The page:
Having a child undergo any form of medical diagnosis can be a scary and challenging time. If your child is diagnosed with autism spectrum disorder, things can be even more daunting since the disorder covers such a wide range of symptoms and characteristics.
It can be hard to know what information applies to you and your child and what does not. The following will examine the steps you should consider taking if your child has been diagnosed with autism and ensure your child has the autism behaviour support that is needed..
Understand That Every Child With Autism Is Different
Some parents feel an intense sense of woe upon receiving the diagnosis, as they’ve been given the idea that the remainder of their life is going to be filled with great struggles. Some parents feel relief, as they finally have a name for what they’ve been dealing with. Wherever you fall on this scale, it is important to remember that every child with autism is different. Your child is unique, just like all other children are unique. Do your best not to project your past experiences with people on the autism spectrum or with characters from movies, books, or television shows onto your child. They might be similar, but they might also be incredibly different from those you’ve encountered. When it comes to autism, there is no one-size-fits-all path.
As with any advice having to do with medical diagnoses or parenting, it is important to, foremost, listen to your own instincts as a parent. No one knows your child as well as you do, and because of this, no one is going to be able to give perfectly tailored advice regarding the specifics of your child. A parents’ instinct is a real thing. If anyone presents you with information you feel in your gut is wrong, always seek out a second opinion.
Seek Early Treatment
Consistently, studies have found that early intervention results in reduced symptoms of autism. This could mean improved social skills, a wider variety of practical abilities, and a greater level of comfort with everyday activities.
There are many different forms of autism spectrum therapies and, more than likely, one of these methods will be well suited to your child. The most commonly suggested form of therapy is called Applied Behavior Analysis (ABA) therapy. The professionals from ABA Connect say that the U.S. Surgeon General, the American Academy of Neurology, the American Family of Pediatrics, the American Psychological Association, Autism Society of America, and the National Institute of Child Health and Human Development all recommend ABA more often than other therapies. Of course, as mentioned above, every child is different and so an alternative therapy might be better suited to your child’s needs.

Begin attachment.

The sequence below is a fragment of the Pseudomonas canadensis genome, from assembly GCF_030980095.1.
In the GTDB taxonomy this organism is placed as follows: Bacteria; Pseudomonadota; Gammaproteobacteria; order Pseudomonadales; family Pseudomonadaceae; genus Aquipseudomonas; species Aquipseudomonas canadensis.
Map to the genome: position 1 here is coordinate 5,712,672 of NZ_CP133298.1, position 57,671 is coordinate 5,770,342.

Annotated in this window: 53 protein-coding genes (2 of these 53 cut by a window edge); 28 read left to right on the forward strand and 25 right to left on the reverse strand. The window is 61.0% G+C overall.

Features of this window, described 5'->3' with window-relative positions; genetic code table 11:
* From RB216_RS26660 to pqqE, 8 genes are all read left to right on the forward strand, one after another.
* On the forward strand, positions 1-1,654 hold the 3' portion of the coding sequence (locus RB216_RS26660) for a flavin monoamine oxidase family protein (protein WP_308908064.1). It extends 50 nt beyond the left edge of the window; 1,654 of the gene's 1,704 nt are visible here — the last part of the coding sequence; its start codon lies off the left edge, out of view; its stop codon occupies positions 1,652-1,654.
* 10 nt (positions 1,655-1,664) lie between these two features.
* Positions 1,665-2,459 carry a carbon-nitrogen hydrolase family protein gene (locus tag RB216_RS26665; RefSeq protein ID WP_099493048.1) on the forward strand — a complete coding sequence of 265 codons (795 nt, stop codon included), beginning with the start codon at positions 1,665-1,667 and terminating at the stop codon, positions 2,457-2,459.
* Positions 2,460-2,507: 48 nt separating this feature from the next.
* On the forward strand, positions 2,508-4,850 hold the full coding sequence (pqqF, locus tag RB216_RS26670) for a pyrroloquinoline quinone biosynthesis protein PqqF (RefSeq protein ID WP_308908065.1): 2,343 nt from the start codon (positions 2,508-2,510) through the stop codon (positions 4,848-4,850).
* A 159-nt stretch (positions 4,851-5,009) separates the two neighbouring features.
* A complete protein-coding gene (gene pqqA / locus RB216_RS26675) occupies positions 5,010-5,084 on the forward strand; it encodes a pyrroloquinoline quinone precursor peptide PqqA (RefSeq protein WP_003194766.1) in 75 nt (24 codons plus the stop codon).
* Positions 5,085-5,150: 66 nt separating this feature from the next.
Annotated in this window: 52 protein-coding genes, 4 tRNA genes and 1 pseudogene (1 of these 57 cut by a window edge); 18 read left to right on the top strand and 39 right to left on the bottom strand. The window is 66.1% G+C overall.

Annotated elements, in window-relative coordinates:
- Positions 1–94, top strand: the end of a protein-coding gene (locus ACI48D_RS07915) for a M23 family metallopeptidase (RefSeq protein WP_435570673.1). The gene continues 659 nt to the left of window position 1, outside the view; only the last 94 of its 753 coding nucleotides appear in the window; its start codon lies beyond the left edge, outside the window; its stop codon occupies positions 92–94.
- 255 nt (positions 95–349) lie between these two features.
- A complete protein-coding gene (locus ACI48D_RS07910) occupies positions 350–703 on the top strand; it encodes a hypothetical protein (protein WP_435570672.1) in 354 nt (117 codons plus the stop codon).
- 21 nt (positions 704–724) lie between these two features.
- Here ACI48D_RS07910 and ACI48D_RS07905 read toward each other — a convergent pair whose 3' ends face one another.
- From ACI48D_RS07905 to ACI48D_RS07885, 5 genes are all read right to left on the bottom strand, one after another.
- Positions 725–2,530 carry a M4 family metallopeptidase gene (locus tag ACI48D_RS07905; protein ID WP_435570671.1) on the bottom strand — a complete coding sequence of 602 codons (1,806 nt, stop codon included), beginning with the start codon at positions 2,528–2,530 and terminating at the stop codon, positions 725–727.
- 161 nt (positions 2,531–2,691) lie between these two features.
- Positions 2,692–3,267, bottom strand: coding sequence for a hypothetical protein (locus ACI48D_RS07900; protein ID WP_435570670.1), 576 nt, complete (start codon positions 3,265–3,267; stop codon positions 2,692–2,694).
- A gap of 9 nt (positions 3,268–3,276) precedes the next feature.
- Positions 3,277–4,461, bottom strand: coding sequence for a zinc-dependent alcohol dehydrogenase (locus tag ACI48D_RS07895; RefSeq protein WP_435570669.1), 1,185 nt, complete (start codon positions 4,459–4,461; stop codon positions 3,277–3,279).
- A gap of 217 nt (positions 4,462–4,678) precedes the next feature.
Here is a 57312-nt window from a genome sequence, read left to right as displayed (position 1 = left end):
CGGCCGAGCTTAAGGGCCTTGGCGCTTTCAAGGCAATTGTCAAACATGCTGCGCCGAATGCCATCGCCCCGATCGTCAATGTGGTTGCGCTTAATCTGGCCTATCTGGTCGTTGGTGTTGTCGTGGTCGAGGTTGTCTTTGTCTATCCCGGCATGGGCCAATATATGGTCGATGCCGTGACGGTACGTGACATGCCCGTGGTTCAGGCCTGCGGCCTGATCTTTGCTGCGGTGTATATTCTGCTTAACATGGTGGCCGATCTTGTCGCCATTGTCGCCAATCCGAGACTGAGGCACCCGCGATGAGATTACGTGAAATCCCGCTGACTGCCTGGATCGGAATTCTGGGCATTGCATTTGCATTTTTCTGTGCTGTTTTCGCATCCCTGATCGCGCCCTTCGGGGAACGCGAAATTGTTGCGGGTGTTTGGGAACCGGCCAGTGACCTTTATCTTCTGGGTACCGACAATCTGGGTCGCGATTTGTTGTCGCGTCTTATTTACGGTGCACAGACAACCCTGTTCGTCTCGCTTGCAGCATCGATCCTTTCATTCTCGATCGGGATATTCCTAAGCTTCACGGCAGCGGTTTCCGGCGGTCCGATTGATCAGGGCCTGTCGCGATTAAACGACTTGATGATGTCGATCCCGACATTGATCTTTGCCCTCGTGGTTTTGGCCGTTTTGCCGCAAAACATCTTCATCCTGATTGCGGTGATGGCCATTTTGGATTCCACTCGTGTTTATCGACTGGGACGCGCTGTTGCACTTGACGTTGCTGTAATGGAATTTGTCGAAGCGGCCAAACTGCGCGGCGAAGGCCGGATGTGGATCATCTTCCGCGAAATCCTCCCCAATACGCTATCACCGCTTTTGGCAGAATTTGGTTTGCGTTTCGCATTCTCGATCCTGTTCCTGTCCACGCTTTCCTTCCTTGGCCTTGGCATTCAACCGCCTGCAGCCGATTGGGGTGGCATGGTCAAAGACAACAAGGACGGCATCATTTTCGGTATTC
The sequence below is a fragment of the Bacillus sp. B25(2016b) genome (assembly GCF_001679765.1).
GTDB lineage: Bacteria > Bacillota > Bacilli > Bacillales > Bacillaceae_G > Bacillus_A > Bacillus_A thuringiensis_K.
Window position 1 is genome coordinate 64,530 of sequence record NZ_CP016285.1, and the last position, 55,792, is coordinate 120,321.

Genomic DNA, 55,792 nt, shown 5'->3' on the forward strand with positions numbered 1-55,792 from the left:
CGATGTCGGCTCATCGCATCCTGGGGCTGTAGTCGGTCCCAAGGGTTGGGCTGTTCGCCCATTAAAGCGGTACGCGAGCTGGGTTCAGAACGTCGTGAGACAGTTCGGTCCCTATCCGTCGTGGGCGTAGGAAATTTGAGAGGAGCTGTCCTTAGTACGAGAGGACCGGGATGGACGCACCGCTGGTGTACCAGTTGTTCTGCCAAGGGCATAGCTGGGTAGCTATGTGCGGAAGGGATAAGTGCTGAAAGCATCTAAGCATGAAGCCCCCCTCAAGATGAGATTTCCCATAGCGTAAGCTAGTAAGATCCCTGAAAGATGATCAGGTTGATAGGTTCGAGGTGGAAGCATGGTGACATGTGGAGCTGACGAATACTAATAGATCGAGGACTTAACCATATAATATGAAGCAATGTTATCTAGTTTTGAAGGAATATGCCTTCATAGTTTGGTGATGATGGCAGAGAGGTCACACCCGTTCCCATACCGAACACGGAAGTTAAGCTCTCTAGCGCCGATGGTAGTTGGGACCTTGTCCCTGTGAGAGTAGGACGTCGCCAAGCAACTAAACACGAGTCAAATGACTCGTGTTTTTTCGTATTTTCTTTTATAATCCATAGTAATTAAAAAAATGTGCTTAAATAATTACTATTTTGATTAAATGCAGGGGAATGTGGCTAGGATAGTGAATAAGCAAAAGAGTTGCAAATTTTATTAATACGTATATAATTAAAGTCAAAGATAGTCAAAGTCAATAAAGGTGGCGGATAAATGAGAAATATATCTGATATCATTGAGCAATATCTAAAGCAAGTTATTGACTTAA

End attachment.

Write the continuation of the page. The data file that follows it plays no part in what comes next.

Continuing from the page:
Take some time to read up on all the options available in your area, perhaps even take your child to a few sessions in a variety of treatments to see what feels best. It is important to note that autism therapies are almost always more effective when parents take an active role and continue the therapy methods in the home.
Make Sure You And Your Other Family Members Are Supported
All parents need a break from time to time, but it can be harder to ask for this break if your child is on the autism spectrum. Many parents have difficulty stepping away, as they feel their child needs them more than other kids need their parents. There are solutions available to assist you with this. Respite care is when a caregiver steps in to give parents the opportunity to rest and recharge. There are also social communities and support groups designed to help parents of children with autism.
Beyond this, if your child with autism has siblings, these kids can also become overwhelmed and choose to put their own needs away for the sake of their brother or sister who needs more immediate attention. Just like you and your partner need a break from time to time, your other children also need time for rest and relaxation, as well as time with mom or dad.
By taking the above steps as soon as you feel comfortable to take them, you can begin to feel out your family’s new normal after a child has been diagnosed with autism. Some days will be difficult, but some days will be magical and rewarding beyond your wildest dreams. Do not be afraid to reach out or ask for help on the harder days. There is nothing wrong with admitting that sometimes you don’t know what to do. This is completely normal.